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How to Get Rid of Moss in a Water Tank

Moss is a flowerless, green plant with threadlike stems and leaves. It is nonparasitic. Like algae, moss can sometimes grow in water tanks. Though the moss does not pose a threat to other life, such as fish or aquatic plants, it can be a visual nuisance. Fortunately, with the proper treatment and cleaning technique, you can remove the moss from your water tank.

Moss grows on a variety of sources, including in tanks, but is not parasitic or dangerous to other plants or animals.

Clean your water tank thoroughly once a week. Scrub all of the sides and bottom of the tank, in addition to any water features. You can clean the tank with a simple scrub brush and warm water. You don't need to use an algaecide to kill moss in the tank.

Change the water immediately after cleaning. This will prevent loose moss spores from clinging to the tank and growing again.

Move your water tank away from direct sunlight, if it can be moved. If it can't be moved, then use a curtain or shade to prevent sunlight from reaching the tank. Moss will thrive if given adequate sunlight.

Don't add additional nutrients to your water tank, unless a particular aquatic plant is suffering and requires fertilization. Also, don't feed your fish food with elevated levels of phosphorous or nitrogen. The presence of fertilizer and any undigested food with those nutrients will encourage moss and algae growth.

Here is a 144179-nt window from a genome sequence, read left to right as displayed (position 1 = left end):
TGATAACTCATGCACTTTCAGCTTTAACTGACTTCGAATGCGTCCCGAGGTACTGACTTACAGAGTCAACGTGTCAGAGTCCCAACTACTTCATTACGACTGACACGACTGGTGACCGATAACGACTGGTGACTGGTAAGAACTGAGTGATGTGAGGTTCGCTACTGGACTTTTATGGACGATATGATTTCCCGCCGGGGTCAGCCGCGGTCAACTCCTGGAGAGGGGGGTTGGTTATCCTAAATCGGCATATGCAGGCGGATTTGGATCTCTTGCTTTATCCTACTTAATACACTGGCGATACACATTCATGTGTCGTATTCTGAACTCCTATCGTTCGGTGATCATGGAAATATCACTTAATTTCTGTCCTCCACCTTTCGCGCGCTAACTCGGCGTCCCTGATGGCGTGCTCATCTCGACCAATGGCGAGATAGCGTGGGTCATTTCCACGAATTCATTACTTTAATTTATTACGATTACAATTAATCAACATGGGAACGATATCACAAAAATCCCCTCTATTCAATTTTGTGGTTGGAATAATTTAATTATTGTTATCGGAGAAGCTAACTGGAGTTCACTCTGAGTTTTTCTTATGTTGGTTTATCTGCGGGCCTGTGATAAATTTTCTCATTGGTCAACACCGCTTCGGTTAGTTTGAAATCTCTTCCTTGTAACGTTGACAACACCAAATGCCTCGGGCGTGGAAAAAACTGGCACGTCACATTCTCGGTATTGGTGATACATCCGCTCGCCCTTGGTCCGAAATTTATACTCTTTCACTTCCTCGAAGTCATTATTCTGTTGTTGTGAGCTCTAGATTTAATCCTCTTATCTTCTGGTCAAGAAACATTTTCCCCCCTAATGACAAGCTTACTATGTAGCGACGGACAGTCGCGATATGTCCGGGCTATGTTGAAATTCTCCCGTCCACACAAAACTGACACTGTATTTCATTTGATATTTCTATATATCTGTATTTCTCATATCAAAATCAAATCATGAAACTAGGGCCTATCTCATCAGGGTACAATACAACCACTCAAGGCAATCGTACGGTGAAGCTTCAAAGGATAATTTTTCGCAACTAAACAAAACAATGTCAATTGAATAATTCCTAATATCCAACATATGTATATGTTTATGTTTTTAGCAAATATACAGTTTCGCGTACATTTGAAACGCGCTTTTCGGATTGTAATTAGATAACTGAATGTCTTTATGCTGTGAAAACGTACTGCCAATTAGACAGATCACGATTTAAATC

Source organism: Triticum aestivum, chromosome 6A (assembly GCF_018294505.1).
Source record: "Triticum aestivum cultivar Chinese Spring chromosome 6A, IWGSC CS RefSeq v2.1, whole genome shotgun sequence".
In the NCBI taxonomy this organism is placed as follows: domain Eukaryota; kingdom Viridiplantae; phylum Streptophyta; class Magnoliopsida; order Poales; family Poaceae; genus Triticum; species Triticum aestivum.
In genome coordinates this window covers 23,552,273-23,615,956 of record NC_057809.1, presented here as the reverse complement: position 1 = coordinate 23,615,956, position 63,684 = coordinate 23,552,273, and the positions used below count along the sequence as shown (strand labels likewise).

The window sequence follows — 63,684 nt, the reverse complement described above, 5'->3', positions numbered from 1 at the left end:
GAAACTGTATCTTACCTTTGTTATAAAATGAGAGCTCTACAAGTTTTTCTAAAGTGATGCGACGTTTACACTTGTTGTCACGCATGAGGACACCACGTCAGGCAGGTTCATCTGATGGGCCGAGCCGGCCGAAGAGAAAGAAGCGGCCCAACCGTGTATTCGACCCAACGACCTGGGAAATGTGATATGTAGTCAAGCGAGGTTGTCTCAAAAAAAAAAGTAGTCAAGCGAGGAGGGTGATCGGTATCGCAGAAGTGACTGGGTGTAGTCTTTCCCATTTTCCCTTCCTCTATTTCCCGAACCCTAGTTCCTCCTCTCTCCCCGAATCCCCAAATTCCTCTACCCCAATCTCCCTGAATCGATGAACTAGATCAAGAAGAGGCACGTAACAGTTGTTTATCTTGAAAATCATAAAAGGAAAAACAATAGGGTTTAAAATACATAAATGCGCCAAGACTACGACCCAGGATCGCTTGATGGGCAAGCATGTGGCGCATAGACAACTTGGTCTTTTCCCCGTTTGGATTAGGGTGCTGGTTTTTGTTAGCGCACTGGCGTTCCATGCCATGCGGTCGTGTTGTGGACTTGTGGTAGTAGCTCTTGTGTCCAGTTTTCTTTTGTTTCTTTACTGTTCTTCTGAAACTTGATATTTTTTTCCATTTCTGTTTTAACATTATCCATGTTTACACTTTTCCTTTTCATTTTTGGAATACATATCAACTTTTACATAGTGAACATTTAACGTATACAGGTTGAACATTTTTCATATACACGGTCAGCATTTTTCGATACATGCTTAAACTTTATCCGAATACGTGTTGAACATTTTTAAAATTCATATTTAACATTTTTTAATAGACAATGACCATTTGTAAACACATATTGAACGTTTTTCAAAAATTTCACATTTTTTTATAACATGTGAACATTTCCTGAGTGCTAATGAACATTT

Things You Will Need

  • Scrub brush
  • Curtain or shade
  • Fresh water

About the Author

Jessica Jewell is a writer, photographer and communications consultant who began writing professionally in 2005. Her chapbook, "Slap Leather," is forthcoming from dancing girl press. Her recent work has appeared in "Nimrod," "Harpur Palate," "Copper Nickel," "Rhino," "wicked alice," "Poetry Midwest" and "Barn Owl Review." Jewell was recently nominated for a Pushcart Prize. She earned her Master of Fine Arts from Kent State University.

Photo Credits

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